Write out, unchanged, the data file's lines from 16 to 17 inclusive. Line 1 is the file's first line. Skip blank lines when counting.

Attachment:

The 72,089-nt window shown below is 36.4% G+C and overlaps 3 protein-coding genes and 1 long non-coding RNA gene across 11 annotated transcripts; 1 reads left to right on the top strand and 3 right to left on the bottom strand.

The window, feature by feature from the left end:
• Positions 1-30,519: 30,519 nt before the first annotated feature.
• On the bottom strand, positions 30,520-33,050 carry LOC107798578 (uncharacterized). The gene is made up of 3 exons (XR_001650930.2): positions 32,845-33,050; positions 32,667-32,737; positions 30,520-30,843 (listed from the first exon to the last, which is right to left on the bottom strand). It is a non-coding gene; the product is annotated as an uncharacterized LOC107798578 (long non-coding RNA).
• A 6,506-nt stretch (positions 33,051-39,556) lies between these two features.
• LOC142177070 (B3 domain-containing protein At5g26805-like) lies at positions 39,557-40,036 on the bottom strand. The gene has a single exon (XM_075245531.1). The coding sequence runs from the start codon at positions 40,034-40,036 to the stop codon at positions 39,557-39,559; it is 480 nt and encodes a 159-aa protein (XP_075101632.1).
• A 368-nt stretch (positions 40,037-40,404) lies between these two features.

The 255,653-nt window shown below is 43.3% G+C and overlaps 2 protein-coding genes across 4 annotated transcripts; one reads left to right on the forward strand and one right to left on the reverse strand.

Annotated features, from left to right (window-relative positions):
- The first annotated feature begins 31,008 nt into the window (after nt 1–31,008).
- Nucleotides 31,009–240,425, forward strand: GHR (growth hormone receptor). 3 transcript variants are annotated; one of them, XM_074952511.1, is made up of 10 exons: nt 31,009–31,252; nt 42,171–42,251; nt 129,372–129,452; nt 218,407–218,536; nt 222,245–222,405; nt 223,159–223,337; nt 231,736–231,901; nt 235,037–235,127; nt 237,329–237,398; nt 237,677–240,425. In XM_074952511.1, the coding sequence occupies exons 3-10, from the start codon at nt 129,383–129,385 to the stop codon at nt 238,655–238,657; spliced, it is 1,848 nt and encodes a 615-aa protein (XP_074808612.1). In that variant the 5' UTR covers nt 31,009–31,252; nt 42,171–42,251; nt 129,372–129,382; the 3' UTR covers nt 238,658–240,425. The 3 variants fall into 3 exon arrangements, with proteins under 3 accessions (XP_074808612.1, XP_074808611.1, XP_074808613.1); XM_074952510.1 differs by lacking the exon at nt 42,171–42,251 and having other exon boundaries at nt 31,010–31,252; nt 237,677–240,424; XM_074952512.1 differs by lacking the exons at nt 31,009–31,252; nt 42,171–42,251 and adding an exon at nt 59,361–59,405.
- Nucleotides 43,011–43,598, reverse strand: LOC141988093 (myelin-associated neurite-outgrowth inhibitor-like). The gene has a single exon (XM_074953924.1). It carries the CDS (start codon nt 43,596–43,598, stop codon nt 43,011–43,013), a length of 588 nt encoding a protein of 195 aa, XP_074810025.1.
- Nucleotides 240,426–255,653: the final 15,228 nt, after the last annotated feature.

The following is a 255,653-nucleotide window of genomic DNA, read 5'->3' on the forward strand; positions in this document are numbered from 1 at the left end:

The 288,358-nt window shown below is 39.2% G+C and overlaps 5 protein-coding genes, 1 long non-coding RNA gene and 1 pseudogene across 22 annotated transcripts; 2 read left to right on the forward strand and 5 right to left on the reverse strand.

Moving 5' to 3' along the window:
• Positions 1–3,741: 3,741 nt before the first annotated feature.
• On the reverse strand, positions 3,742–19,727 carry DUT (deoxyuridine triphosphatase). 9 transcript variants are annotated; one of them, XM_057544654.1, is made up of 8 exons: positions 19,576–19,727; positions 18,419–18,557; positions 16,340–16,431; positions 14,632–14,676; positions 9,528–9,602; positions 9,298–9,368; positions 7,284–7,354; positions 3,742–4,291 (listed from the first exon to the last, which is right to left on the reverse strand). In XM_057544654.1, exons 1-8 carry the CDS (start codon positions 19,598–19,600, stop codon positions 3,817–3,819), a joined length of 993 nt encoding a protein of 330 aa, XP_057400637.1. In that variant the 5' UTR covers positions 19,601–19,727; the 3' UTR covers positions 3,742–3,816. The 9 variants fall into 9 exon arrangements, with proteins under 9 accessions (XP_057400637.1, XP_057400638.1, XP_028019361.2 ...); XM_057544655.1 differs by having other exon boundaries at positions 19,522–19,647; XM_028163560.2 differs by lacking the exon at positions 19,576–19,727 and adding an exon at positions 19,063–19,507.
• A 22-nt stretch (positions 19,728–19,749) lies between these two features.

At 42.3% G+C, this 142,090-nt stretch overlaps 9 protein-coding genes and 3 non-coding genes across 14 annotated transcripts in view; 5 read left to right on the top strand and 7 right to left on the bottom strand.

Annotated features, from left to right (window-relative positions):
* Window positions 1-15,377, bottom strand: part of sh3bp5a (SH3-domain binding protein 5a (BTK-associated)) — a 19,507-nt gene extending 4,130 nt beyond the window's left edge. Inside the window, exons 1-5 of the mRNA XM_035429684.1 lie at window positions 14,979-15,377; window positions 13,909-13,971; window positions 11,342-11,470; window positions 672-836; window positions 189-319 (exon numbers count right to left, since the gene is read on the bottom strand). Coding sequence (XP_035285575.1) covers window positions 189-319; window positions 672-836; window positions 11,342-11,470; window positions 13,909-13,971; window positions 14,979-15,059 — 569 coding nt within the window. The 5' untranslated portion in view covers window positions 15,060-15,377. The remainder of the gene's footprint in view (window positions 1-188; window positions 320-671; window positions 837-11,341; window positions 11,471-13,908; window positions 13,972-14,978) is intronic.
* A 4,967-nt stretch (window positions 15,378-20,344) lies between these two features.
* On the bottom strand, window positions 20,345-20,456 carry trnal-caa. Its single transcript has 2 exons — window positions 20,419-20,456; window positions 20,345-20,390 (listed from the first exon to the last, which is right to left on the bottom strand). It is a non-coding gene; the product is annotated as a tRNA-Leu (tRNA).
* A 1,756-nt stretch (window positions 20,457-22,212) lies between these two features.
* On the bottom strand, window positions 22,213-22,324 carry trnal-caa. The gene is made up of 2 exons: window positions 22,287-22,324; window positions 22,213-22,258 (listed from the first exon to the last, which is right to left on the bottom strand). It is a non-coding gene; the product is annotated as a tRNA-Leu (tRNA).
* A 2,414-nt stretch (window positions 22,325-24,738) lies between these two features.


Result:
Moving 5' to 3' along the window:
• Positions 1–3,741: 3,741 nt before the first annotated feature.